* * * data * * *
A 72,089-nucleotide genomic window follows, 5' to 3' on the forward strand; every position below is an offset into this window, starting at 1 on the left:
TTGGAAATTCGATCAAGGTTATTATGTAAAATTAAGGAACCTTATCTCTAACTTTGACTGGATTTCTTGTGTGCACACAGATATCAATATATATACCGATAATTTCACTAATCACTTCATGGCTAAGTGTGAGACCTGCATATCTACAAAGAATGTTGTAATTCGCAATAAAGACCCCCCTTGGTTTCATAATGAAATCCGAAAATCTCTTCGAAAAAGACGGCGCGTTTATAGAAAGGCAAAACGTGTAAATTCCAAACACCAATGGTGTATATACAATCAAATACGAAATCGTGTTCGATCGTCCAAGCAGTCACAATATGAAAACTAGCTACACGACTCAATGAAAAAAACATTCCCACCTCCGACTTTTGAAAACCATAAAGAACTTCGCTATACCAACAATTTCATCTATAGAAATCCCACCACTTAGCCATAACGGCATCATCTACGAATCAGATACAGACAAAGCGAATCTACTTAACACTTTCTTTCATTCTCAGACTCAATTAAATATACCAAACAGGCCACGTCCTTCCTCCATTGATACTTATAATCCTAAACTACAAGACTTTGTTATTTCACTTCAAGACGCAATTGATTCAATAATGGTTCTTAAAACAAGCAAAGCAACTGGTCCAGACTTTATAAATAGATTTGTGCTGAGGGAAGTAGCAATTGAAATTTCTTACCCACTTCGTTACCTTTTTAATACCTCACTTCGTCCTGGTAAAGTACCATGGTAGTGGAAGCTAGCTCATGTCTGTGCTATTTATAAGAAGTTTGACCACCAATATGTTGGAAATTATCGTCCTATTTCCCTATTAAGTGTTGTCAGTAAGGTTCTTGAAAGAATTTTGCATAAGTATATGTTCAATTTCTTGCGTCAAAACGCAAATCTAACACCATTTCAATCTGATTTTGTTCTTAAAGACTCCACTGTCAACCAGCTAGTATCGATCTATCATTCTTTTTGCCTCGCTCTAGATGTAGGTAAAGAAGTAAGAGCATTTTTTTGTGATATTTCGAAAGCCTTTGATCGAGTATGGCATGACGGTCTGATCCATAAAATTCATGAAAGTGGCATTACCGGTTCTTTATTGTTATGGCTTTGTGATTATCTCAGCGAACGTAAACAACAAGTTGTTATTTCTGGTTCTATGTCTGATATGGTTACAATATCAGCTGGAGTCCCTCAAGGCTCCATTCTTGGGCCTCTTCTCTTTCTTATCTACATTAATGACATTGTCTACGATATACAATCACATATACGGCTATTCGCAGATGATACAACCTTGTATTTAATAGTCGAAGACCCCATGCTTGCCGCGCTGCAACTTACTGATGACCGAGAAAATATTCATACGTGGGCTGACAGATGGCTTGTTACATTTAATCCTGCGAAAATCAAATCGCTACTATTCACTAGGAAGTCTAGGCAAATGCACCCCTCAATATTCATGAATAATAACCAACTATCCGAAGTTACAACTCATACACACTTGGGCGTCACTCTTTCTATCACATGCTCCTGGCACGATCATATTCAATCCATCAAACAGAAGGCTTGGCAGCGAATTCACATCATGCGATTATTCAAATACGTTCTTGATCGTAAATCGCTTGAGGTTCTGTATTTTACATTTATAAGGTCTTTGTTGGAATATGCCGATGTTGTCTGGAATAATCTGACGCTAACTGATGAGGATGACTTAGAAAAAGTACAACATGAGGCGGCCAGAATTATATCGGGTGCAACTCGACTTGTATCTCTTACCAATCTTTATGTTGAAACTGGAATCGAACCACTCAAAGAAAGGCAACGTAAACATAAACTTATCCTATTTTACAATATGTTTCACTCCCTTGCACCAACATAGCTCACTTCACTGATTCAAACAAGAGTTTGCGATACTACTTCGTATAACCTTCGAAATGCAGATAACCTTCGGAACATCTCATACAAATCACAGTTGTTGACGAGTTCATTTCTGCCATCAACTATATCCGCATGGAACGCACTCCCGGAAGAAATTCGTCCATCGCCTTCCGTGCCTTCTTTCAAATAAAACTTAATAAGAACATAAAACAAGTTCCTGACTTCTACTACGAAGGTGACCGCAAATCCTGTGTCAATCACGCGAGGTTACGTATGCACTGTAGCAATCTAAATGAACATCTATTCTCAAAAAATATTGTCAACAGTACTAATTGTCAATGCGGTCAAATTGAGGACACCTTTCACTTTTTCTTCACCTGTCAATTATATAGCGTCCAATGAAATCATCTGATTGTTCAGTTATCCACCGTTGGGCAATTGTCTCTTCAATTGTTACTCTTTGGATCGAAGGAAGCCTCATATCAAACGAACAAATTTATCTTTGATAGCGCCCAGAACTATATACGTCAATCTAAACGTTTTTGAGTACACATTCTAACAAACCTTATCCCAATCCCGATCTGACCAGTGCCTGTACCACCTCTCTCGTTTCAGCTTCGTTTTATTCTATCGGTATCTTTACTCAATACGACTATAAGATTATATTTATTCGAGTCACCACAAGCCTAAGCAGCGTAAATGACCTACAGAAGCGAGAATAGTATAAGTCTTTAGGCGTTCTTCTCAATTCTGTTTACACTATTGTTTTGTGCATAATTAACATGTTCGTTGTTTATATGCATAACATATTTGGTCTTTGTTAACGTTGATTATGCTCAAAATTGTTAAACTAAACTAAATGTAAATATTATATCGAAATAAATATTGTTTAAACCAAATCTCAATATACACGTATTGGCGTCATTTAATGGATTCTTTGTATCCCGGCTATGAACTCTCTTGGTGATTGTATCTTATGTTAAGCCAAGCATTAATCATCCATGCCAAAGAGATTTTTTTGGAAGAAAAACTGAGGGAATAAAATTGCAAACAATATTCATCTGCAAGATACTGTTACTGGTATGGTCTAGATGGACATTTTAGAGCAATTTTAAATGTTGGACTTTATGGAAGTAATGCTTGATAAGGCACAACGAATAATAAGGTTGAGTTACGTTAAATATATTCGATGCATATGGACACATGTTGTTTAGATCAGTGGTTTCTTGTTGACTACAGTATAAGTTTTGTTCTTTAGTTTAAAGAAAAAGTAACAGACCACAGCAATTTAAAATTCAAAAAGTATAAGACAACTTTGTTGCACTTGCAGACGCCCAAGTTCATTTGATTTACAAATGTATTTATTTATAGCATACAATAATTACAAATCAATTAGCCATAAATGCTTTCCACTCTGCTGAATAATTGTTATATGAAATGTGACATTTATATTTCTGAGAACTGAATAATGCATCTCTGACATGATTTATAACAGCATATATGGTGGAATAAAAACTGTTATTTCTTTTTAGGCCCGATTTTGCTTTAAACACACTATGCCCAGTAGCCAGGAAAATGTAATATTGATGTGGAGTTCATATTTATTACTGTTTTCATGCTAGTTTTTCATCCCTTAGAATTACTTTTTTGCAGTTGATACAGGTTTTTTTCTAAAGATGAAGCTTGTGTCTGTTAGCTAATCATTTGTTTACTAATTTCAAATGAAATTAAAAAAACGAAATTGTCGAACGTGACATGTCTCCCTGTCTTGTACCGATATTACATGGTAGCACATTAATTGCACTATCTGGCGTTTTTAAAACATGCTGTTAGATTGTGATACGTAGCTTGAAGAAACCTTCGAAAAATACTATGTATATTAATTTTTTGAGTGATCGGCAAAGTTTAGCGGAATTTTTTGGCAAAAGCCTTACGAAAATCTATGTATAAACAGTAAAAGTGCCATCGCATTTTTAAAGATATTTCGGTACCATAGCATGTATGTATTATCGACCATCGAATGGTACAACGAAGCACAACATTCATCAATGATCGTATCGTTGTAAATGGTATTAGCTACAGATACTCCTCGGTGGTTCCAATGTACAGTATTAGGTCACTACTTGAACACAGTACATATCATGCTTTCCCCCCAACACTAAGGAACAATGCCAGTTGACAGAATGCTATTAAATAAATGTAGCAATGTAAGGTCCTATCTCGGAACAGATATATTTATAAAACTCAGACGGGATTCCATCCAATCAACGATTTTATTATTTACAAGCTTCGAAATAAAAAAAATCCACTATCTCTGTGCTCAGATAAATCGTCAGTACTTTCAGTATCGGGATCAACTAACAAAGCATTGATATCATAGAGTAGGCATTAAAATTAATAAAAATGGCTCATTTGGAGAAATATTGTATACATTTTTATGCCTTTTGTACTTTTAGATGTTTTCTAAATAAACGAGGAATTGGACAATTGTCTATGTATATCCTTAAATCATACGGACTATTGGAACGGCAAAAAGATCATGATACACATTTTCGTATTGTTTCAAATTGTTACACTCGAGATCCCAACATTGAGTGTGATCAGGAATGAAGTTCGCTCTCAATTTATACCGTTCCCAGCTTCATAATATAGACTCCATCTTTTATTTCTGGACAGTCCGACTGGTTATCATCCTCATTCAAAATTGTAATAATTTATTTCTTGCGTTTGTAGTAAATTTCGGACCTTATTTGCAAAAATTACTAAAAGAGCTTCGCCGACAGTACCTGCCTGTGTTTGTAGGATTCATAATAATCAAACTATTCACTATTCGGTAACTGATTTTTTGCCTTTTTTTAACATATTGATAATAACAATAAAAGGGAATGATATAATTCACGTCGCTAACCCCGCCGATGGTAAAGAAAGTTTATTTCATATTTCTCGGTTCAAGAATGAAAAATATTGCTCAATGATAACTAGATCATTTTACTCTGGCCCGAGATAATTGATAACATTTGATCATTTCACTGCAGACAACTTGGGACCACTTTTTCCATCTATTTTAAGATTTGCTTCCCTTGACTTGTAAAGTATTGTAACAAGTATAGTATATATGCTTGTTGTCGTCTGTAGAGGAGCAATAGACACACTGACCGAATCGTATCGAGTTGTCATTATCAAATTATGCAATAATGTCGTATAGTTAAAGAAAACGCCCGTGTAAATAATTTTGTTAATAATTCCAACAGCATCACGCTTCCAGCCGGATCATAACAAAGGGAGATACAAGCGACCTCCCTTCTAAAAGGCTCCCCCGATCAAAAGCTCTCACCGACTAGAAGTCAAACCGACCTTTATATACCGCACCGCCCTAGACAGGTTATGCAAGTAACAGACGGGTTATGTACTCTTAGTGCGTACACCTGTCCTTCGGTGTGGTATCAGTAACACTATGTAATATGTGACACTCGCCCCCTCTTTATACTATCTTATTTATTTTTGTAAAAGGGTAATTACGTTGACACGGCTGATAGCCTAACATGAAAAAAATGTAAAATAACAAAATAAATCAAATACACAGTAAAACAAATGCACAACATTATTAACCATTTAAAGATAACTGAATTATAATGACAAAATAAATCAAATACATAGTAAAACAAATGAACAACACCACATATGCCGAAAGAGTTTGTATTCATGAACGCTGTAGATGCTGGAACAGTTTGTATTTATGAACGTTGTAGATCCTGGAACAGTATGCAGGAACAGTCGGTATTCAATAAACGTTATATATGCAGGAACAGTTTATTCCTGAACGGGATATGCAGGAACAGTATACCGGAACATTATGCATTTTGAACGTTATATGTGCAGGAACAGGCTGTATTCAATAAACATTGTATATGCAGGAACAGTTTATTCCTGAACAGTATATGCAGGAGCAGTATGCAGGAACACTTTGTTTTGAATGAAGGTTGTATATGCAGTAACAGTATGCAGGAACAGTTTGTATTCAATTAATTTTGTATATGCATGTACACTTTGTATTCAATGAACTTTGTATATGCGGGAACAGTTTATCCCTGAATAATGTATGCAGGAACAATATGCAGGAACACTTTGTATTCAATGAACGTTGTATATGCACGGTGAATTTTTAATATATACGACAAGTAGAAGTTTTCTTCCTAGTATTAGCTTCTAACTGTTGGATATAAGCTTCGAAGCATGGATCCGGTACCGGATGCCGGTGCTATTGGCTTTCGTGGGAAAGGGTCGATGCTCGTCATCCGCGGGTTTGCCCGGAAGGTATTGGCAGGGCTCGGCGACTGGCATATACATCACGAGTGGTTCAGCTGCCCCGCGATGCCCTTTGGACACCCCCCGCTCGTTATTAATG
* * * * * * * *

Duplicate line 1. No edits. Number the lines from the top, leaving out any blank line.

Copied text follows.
A 72,089-nucleotide genomic window follows, 5' to 3' on the forward strand; every position below is an offset into this window, starting at 1 on the left: